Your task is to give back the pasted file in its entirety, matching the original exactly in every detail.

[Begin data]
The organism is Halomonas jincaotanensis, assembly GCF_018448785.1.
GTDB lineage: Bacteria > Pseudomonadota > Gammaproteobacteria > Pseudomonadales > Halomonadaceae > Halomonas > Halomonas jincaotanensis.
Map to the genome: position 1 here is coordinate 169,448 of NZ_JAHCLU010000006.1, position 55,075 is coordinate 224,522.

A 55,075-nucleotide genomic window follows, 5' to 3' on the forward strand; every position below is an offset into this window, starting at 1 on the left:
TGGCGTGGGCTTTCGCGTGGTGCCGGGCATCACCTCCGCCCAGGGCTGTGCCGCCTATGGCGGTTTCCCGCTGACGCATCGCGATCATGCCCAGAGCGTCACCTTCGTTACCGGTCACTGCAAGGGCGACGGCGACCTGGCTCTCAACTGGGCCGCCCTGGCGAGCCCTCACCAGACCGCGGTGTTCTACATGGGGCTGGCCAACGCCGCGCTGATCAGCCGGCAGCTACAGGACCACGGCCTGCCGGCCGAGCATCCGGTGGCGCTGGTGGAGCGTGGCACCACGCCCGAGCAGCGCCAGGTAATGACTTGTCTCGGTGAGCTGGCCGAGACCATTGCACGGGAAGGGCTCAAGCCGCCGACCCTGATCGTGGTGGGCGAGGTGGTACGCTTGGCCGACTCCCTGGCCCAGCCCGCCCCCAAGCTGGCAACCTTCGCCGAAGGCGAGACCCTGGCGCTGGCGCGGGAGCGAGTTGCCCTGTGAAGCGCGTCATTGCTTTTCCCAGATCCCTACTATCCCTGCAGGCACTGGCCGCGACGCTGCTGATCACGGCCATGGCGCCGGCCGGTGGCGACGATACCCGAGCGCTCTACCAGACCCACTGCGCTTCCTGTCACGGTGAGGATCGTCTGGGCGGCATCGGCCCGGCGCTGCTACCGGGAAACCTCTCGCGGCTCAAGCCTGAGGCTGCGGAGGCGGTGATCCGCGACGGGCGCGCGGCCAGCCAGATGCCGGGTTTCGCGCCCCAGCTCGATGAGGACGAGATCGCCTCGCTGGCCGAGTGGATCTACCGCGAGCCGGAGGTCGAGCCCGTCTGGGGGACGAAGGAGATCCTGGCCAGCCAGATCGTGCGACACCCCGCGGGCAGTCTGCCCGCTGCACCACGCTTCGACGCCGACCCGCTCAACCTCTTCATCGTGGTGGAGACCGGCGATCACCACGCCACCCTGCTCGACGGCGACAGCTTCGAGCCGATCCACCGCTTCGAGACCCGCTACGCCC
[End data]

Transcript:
The organism is Halomonas jincaotanensis, assembly GCF_018448785.1.
GTDB lineage: Bacteria > Pseudomonadota > Gammaproteobacteria > Pseudomonadales > Halomonadaceae > Halomonas > Halomonas jincaotanensis.
Map to the genome: position 1 here is coordinate 169,448 of NZ_JAHCLU010000006.1, position 55,075 is coordinate 224,522.

A 55,075-nucleotide genomic window follows, 5' to 3' on the forward strand; every position below is an offset into this window, starting at 1 on the left:
TGGCGTGGGCTTTCGCGTGGTGCCGGGCATCACCTCCGCCCAGGGCTGTGCCGCCTATGGCGGTTTCCCGCTGACGCATCGCGATCATGCCCAGAGCGTCACCTTCGTTACCGGTCACTGCAAGGGCGACGGCGACCTGGCTCTCAACTGGGCCGCCCTGGCGAGCCCTCACCAGACCGCGGTGTTCTACATGGGGCTGGCCAACGCCGCGCTGATCAGCCGGCAGCTACAGGACCACGGCCTGCCGGCCGAGCATCCGGTGGCGCTGGTGGAGCGTGGCACCACGCCCGAGCAGCGCCAGGTAATGACTTGTCTCGGTGAGCTGGCCGAGACCATTGCACGGGAAGGGCTCAAGCCGCCGACCCTGATCGTGGTGGGCGAGGTGGTACGCTTGGCCGACTCCCTGGCCCAGCCCGCCCCCAAGCTGGCAACCTTCGCCGAAGGCGAGACCCTGGCGCTGGCGCGGGAGCGAGTTGCCCTGTGAAGCGCGTCATTGCTTTTCCCAGATCCCTACTATCCCTGCAGGCACTGGCCGCGACGCTGCTGATCACGGCCATGGCGCCGGCCGGTGGCGACGATACCCGAGCGCTCTACCAGACCCACTGCGCTTCCTGTCACGGTGAGGATCGTCTGGGCGGCATCGGCCCGGCGCTGCTACCGGGAAACCTCTCGCGGCTCAAGCCTGAGGCTGCGGAGGCGGTGATCCGCGACGGGCGCGCGGCCAGCCAGATGCCGGGTTTCGCGCCCCAGCTCGATGAGGACGAGATCGCCTCGCTGGCCGAGTGGATCTACCGCGAGCCGGAGGTCGAGCCCGTCTGGGGGACGAAGGAGATCCTGGCCAGCCAGATCGTGCGACACCCCGCGGGCAGTCTGCCCGCTGCACCACGCTTCGACGCCGACCCGCTCAACCTCTTCATCGTGGTGGAGACCGGCGATCACCACGCCACCCTGCTCGACGGCGACAGCTTCGAGCCGATCCACCGCTTCGAGACCCGCTACGCCC